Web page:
Whether such tax credits are successful at generating new jobs—and whether they do so in a cost-effective manner—are important concerns. Evaluating them can be difficult. A cost-benefit analysis can be an important evaluation tool. In addition to measuring how many new jobs were induced by the credit, an effective cost-benefit analysis will determine if the tax credit will generate more incremental revenue for the state than the amount lost from the incentive.

The deep desire to create new jobs may trump evaluations—good or bad—as lawmakers seek ways to bolster their economies. The timing is critical. Even though the economy is showing green shoots, the anemic job market is causing many job seekers to lose hope that a recovery is really underway.

Luke Martel tracks economic development issues for NCSL.

How the Credits Work

At least nine states started new job creation tax credit programs in 2010.

  • Alabama: Businesses can deduct up to 50 percent of the wage of each new hire who stays at least a year, was drawing unemployment or whose benefits had expired. 
  • California: Small businesses that show a net increase in full-time employees from the previous year can deduct up to $3,000 for each new employee hired in 2009 and 2010. There is a cap of $400 million on the total amount of credit available.
  • Connecticut: Small business can claim a tax credit up to $200 a month for each new employee who is a state resident. Businesses that hire residents with physical or mental impairments also can claim a tax credit. There is a cap of $11 million on the total amount of credit available.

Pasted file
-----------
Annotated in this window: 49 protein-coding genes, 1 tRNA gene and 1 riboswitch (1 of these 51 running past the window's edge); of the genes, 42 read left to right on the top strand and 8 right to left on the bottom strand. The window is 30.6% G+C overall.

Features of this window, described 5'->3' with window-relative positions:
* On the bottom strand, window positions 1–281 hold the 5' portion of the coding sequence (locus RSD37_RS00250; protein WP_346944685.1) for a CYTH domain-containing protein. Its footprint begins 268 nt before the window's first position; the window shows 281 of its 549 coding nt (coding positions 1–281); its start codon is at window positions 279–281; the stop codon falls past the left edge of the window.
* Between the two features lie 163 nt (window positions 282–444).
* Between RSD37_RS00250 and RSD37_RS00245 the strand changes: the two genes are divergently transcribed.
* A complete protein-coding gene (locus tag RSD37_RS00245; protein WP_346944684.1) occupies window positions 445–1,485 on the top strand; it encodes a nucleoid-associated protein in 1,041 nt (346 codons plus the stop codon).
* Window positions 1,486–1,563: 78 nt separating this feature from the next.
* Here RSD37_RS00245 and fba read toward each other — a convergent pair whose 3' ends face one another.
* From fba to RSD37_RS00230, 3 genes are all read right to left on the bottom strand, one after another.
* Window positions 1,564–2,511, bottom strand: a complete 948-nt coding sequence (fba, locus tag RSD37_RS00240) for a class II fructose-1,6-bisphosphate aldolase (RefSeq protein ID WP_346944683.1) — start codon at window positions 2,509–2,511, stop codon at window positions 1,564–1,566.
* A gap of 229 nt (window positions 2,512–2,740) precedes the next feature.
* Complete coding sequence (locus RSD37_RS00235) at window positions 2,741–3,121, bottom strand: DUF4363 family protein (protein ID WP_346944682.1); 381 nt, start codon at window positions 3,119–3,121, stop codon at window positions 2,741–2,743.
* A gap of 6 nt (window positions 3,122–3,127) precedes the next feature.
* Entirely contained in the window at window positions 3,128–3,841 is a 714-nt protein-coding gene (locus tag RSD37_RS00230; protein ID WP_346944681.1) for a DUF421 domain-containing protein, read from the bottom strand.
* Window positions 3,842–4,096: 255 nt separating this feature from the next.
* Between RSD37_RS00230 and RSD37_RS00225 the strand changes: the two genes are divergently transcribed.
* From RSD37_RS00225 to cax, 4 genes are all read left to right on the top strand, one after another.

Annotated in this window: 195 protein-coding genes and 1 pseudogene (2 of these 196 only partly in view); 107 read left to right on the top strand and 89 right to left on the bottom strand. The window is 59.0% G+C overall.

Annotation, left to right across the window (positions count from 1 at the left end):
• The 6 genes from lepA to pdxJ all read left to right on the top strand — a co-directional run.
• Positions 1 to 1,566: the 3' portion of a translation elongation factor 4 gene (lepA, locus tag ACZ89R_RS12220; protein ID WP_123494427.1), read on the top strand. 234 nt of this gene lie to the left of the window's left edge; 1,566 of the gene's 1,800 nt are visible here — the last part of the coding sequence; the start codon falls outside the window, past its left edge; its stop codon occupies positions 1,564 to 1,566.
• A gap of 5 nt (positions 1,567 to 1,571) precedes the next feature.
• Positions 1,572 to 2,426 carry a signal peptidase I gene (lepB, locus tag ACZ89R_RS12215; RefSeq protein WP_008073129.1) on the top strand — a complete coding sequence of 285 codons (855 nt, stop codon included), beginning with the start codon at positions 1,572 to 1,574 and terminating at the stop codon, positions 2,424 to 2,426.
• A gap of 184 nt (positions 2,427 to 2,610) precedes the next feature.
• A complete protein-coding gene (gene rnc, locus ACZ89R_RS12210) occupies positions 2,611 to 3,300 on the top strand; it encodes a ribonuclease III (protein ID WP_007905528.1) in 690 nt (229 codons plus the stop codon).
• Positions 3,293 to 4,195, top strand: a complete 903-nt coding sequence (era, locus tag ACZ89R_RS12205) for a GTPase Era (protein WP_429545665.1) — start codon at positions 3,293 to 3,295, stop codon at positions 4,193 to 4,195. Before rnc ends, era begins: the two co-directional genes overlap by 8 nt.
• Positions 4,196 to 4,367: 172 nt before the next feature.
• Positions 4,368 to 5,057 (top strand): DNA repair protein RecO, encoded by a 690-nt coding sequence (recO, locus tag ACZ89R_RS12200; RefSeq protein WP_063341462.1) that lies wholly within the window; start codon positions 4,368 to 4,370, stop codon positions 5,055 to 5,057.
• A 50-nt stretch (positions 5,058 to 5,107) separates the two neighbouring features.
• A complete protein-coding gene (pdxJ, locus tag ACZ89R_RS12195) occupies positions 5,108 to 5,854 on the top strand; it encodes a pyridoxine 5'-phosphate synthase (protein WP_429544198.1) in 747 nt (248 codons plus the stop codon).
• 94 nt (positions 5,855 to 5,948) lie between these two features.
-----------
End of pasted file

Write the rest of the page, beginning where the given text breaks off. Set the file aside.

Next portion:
• Florida: Manufacturing, financial and service industries can receive a $1,000 corporate income tax credit for every employee hired who earns at least 185 percent of the federal poverty rate. Most retail and food service industries are excluded. There is a cap of $5 million on the total amount of credit available over the next two years.
  • Illinois: Small businesses can receive a $2,500 credit against withholding taxes if they create a new, full-time position filled by a state resident for at least a year that pays no less than $13.75 an hour. There is a cap of $50 million on the total amount of credit available.
  • Indiana: Businesses relocating or incorporating in the state are eligible for a credit equal to 10 percent of wages paid to full-time employees during a 24-month period. Existing businesses qualify if they hire at least 10 new employees.
  • Maryland: Businesses are eligible for a $5,000 tax credit for each employee hired full-time in a newly created position or one that has been vacant for six months, and who was drawing unemployment benefits or whose benefits had expired. There is a cap of $20 million on the total amount of credit available.
  • Mississippi: Upholstered furniture manufacturers can receive a $2,000 annual credit for each new job created.
  • Virginia: Businesses that create new, full-time “green” jobs that pay at least $50,000 and last at least a year can receive a $500 tax credit for each job created. The state secretary of commerce will develop a list of jobs that qualify.

Some States Say No

A few states considered, but didn’t enact, new job creation tax credits.

  • Colorado businesses would have received a tax credit for workers they laid off in 2009 but rehired later, if they submitted an affidavit stating they would not have rehired the employee without the credit.
  • Georgia Governor Sonny Perdue vetoed a business tax credit for hiring unemployed workers, awaiting a report from a state tax reform study committee.
  • Hawaii considered a tax credit for hiring unemployed workers that would have equaled the state taxes withheld from the employees.